________________ CM . . . . Volume VI Number 19 . . . . May 26, 2000

cover When Night Eats the Moon.

Joanne Findon.
Red Deer, AB: Red Deer Press (Distributed by Raincoast Books), 1999.
175 pp., pbk., $9.95.
ISBN 0-88995-212-4.

Grades 5-8 / Ages 10-13.
Review by Lorraine Douglas.

*** /4


It looked like a seamless sheet of luminous green. It streamed from her feet and stretched away from her to the moon's horizon, vast and flat and paper-thin. Above it, the blackness swallowing the moon paused and left one curved blade of light in the western sky. All around it, the fierce stars shivered and halted in their courses. Time seemed to stop and hold its breath.
Joanne Findon is a Celtic scholar and university lecturer who has written The Dream of Aengus and Auld Lang Syne. This, her first novel for older children, centers on a young girl, Holly, who is going through an emotionally turbulent time. While her parents are trying to work out their marital differences, she is left with relatives in England. Holly can only find solace by playing her flute. One day, she finds a pot in the old barn, accidentally breaks the pot and is transported in time to 700 BCE where she meets a wolf boy, Evaken, who lives in a world in which Borekarek is the great sorcerer. These people had called for the Marigi, someone who can save them from their enemies, and they believe that Holly can do so. Strong emotional events pull Holly back and forth in time against her will, and the tension between Holly and her cousin Frederick is realistically portrayed. In the course of these events, Holly begins to unravel some of the mysteries surrounding her and her family.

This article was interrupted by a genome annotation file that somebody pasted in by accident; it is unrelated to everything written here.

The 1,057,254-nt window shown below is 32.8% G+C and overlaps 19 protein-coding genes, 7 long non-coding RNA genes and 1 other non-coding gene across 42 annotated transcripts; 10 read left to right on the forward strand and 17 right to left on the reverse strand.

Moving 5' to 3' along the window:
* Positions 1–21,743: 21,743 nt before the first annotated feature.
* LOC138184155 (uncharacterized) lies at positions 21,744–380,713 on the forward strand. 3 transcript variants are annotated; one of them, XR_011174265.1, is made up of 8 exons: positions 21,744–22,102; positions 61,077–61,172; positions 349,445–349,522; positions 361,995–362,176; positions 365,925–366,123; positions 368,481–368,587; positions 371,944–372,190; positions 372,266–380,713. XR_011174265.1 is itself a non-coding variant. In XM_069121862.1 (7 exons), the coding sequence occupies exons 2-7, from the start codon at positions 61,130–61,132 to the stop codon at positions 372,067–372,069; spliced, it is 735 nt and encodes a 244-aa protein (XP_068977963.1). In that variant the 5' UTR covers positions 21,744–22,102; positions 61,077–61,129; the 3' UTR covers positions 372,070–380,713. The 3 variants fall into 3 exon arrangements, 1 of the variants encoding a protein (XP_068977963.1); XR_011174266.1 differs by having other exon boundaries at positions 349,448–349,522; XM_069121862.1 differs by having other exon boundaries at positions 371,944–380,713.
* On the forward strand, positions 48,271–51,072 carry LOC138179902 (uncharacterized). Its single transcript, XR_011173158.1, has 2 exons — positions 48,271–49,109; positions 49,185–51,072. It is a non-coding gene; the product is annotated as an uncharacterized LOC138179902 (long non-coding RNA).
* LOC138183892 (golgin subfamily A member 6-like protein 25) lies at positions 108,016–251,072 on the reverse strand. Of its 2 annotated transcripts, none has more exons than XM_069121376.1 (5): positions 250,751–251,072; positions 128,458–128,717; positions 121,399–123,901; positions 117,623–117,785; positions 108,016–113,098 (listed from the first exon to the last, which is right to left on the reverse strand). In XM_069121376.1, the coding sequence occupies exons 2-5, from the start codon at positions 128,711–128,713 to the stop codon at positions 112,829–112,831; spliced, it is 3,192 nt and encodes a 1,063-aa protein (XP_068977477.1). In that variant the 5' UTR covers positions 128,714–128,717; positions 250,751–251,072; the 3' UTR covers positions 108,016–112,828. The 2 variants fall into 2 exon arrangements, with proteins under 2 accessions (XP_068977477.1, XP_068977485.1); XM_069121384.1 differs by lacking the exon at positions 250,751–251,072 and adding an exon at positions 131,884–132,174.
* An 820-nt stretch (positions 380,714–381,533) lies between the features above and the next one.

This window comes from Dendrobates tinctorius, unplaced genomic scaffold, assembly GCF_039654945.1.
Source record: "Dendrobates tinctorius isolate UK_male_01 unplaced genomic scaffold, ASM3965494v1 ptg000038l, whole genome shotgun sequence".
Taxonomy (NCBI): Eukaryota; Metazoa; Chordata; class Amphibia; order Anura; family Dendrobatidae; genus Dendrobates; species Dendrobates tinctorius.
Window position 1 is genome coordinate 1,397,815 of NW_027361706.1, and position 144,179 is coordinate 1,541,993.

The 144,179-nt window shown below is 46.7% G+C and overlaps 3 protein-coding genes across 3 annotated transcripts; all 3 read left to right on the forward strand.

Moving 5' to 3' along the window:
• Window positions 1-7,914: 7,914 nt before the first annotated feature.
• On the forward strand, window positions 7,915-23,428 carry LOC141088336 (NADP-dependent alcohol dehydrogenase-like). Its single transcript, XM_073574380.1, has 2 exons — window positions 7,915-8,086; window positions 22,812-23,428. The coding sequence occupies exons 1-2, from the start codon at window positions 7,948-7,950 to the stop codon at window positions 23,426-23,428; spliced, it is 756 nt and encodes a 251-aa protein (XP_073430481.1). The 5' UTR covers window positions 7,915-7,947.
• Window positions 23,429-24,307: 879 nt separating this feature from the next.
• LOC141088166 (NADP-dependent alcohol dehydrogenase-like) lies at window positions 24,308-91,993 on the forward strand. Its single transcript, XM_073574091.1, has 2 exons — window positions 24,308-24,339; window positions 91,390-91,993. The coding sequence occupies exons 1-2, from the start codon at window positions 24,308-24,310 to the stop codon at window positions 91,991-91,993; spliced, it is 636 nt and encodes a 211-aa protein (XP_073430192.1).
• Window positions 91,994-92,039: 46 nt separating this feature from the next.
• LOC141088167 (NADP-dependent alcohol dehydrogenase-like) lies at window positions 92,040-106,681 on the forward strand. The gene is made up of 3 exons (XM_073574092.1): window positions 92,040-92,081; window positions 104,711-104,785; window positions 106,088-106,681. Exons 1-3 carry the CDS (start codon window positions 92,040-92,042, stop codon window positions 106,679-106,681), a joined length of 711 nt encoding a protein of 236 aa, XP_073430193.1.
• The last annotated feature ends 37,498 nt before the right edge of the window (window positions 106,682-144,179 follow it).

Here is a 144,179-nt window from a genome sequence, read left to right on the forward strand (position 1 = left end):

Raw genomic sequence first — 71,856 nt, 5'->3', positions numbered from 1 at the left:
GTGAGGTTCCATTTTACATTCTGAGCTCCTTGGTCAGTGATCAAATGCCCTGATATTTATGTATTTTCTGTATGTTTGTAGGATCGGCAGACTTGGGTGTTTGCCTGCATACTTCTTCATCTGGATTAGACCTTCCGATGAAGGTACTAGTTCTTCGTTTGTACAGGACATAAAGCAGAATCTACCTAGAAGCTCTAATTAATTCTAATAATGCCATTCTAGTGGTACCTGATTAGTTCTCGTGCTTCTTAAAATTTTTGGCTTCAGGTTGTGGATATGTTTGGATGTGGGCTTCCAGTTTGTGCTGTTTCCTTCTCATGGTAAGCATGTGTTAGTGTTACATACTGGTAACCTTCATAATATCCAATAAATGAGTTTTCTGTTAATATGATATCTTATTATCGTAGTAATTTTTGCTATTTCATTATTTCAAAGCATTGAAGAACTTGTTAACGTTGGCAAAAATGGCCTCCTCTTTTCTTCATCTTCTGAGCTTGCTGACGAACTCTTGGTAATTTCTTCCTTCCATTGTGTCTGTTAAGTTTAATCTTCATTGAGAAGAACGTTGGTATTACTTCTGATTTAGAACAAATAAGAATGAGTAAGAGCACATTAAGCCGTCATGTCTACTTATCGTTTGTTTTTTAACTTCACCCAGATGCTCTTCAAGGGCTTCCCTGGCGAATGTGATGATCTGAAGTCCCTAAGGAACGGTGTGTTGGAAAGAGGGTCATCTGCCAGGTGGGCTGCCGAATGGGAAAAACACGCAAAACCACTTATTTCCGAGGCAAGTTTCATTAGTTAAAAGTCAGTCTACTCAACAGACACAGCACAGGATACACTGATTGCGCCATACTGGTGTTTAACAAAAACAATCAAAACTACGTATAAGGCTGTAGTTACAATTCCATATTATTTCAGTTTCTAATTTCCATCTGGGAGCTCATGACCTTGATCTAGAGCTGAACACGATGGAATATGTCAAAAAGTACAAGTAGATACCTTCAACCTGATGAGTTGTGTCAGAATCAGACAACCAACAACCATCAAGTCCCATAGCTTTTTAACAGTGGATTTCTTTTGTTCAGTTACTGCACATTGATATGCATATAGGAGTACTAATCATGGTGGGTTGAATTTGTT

Although Findon writes in a very lyrical manner and many of the details of the fantasy are compelling, there are moments of clumsiness in the narrative. When Holly tells Borekarek that he has to share the land with his enemies as the solution to the warfare, the dialogue is especially stilted. Also, a power tool is taken from the present into the past, a happening which really goes against all of the "rules" of fantasy. Findon's writing is like that of Phillippa Pearce's in her classic fantasy time-slip, Tom's Midnight Garden. Like Pearce, she creates a richly imaginative, compelling and mysterious world. This is a satisfying novel and would provoke discussion about the issues of fate and choice in human existence.

Recommended with Reservations.

Lorraine Douglas is the Administrative Coordinator of Youth Services, Winnipeg Public Library.

To comment on this title or this review, send mail to cm@umanitoba.ca.

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ISSN 1201-9364